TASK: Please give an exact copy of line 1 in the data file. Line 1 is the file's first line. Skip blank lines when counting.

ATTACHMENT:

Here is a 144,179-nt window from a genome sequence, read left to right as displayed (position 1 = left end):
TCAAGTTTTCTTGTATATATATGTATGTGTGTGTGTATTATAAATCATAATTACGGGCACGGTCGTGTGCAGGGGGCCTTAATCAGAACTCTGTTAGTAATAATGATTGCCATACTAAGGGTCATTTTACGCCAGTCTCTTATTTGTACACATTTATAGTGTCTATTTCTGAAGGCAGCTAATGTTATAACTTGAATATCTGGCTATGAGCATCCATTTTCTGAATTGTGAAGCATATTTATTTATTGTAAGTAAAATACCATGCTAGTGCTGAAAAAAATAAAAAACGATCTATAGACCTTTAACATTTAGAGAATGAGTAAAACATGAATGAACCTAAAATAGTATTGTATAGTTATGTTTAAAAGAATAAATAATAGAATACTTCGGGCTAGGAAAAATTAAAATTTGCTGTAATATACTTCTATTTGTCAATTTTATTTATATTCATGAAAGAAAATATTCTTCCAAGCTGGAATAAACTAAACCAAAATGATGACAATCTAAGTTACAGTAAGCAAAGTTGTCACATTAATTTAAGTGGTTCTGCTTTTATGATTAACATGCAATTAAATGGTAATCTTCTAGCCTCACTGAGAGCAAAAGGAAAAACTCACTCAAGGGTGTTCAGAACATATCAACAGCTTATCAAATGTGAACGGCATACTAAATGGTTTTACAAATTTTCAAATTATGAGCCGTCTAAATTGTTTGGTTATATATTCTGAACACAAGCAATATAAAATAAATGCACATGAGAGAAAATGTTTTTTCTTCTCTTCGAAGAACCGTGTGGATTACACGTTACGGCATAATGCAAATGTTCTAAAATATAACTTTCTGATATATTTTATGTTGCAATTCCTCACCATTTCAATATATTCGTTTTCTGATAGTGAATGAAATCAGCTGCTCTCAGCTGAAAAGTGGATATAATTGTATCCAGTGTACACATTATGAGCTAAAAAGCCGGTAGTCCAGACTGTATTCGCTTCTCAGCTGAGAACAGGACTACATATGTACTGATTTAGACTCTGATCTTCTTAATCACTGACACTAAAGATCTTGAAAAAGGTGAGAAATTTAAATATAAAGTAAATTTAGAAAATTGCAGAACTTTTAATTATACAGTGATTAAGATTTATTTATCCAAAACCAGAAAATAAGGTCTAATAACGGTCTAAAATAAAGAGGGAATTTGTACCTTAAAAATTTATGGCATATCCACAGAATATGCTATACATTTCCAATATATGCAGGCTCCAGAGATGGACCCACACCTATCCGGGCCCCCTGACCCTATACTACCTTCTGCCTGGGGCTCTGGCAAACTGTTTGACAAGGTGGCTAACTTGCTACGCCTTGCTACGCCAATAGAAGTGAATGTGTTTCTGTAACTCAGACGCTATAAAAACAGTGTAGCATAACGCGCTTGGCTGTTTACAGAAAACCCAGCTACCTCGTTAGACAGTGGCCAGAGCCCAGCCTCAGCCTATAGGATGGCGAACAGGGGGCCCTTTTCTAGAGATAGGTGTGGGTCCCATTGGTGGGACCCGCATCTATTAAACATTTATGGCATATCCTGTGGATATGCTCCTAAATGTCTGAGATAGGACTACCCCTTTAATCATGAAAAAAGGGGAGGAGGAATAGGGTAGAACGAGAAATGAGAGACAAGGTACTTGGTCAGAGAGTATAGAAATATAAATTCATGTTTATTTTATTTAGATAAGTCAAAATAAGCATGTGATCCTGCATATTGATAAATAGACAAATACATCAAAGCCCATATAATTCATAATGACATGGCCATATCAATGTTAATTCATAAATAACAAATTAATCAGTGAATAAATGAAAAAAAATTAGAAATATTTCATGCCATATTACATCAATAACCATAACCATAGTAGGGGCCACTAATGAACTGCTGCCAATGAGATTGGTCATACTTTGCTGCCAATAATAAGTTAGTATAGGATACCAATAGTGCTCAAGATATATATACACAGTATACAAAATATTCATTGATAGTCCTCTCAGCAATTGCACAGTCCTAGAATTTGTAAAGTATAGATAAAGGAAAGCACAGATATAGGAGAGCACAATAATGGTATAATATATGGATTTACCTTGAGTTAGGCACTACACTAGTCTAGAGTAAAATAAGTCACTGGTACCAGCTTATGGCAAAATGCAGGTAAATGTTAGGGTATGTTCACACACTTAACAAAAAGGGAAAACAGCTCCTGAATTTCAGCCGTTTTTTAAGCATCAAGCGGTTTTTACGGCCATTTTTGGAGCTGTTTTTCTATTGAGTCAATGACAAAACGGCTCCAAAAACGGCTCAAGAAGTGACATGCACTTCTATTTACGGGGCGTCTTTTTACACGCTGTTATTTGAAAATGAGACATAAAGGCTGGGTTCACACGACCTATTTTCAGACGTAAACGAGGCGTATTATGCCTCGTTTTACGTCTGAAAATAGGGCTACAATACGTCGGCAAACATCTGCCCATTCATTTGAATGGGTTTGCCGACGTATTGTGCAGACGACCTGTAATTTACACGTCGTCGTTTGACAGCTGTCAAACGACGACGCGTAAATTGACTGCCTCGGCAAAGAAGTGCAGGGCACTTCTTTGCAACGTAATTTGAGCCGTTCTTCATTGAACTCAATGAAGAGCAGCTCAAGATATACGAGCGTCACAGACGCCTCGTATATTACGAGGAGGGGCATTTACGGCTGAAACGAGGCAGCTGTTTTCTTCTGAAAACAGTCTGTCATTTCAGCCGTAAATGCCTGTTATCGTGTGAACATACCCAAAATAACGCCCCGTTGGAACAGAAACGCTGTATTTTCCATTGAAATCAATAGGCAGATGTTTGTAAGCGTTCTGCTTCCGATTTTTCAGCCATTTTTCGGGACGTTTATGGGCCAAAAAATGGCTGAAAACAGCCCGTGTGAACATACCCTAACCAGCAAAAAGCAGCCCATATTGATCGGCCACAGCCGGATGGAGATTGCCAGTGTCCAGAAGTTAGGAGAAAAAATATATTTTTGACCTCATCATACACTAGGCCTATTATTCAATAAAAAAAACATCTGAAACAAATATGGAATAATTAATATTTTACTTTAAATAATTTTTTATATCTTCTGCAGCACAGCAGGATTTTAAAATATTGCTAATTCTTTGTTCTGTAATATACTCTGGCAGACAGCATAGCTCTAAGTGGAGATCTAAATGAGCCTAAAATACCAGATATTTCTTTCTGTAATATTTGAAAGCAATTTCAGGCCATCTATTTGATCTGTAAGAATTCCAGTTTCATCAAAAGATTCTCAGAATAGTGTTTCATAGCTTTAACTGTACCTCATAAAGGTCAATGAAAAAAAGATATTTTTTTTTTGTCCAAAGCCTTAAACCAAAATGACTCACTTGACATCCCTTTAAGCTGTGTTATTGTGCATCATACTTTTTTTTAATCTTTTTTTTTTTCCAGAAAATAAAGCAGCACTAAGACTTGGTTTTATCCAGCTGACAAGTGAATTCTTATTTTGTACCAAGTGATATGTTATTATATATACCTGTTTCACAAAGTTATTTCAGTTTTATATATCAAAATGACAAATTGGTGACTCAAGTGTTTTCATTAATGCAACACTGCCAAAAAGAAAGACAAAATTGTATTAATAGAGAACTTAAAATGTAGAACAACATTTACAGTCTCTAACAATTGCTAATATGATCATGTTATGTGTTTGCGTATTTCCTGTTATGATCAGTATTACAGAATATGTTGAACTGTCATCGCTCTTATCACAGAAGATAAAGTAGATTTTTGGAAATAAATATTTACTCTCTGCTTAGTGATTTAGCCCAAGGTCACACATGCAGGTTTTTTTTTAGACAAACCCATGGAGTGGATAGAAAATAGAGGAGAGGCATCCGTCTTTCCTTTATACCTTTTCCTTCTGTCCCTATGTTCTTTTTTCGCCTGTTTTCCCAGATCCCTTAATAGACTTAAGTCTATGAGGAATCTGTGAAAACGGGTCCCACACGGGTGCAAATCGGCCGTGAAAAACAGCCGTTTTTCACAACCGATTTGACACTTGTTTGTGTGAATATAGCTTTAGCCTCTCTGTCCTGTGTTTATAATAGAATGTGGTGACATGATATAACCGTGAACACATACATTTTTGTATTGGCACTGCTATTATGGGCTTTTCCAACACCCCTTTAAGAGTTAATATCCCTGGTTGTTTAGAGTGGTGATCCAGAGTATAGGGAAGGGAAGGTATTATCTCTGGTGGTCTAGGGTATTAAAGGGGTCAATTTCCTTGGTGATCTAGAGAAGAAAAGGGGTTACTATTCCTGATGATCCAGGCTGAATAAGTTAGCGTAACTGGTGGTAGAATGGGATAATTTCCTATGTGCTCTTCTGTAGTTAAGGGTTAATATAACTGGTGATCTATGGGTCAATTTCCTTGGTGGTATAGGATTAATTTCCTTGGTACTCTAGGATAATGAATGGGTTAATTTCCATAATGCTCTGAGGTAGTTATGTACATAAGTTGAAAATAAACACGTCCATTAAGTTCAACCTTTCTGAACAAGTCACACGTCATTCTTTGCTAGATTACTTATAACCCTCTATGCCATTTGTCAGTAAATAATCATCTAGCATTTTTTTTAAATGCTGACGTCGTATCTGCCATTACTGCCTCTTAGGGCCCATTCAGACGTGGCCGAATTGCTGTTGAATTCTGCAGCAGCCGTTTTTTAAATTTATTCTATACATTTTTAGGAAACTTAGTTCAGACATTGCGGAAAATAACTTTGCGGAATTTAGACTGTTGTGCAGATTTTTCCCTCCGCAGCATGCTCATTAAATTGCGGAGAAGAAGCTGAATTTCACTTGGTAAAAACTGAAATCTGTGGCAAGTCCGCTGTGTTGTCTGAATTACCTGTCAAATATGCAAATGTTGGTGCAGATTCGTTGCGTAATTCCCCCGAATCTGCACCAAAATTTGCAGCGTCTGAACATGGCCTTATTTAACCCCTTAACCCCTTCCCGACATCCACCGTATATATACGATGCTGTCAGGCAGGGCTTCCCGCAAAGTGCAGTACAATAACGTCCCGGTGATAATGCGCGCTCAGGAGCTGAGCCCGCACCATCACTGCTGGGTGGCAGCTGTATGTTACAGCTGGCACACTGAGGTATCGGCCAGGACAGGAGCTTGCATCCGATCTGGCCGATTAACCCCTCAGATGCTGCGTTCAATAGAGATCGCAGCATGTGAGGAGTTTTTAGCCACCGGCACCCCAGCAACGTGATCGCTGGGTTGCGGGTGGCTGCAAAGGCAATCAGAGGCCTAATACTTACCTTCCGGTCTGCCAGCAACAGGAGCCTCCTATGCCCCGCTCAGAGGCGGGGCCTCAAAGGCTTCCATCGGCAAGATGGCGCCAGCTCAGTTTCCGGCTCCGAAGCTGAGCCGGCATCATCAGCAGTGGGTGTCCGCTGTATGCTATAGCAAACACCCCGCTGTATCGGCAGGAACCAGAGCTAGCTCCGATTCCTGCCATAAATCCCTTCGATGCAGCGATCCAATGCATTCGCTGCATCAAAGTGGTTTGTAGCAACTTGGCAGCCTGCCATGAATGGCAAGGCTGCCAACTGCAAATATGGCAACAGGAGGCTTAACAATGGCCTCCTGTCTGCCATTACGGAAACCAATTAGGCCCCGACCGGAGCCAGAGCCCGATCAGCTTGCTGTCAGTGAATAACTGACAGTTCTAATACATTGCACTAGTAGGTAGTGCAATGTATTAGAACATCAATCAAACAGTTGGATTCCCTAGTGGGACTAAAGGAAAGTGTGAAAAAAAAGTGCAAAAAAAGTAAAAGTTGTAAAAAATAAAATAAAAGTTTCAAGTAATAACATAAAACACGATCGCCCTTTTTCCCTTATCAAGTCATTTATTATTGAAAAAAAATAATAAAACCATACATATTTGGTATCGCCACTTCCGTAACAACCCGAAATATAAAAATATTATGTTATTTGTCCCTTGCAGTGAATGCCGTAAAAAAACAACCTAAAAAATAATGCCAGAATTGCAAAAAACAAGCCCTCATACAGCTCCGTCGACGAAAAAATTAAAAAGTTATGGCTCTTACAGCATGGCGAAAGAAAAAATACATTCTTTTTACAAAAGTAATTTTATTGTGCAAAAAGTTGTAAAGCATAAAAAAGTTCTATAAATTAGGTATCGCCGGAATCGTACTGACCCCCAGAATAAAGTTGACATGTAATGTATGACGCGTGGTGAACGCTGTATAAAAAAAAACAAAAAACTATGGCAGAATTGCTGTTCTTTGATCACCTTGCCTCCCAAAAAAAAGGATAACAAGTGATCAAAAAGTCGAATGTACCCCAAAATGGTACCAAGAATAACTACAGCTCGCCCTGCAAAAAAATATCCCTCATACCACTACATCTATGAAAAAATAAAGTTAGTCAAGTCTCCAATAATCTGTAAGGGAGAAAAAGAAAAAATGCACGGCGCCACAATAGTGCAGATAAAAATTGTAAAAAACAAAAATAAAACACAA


Here is a 144,179-nt window from a genome sequence, read left to right as displayed (position 1 = left end):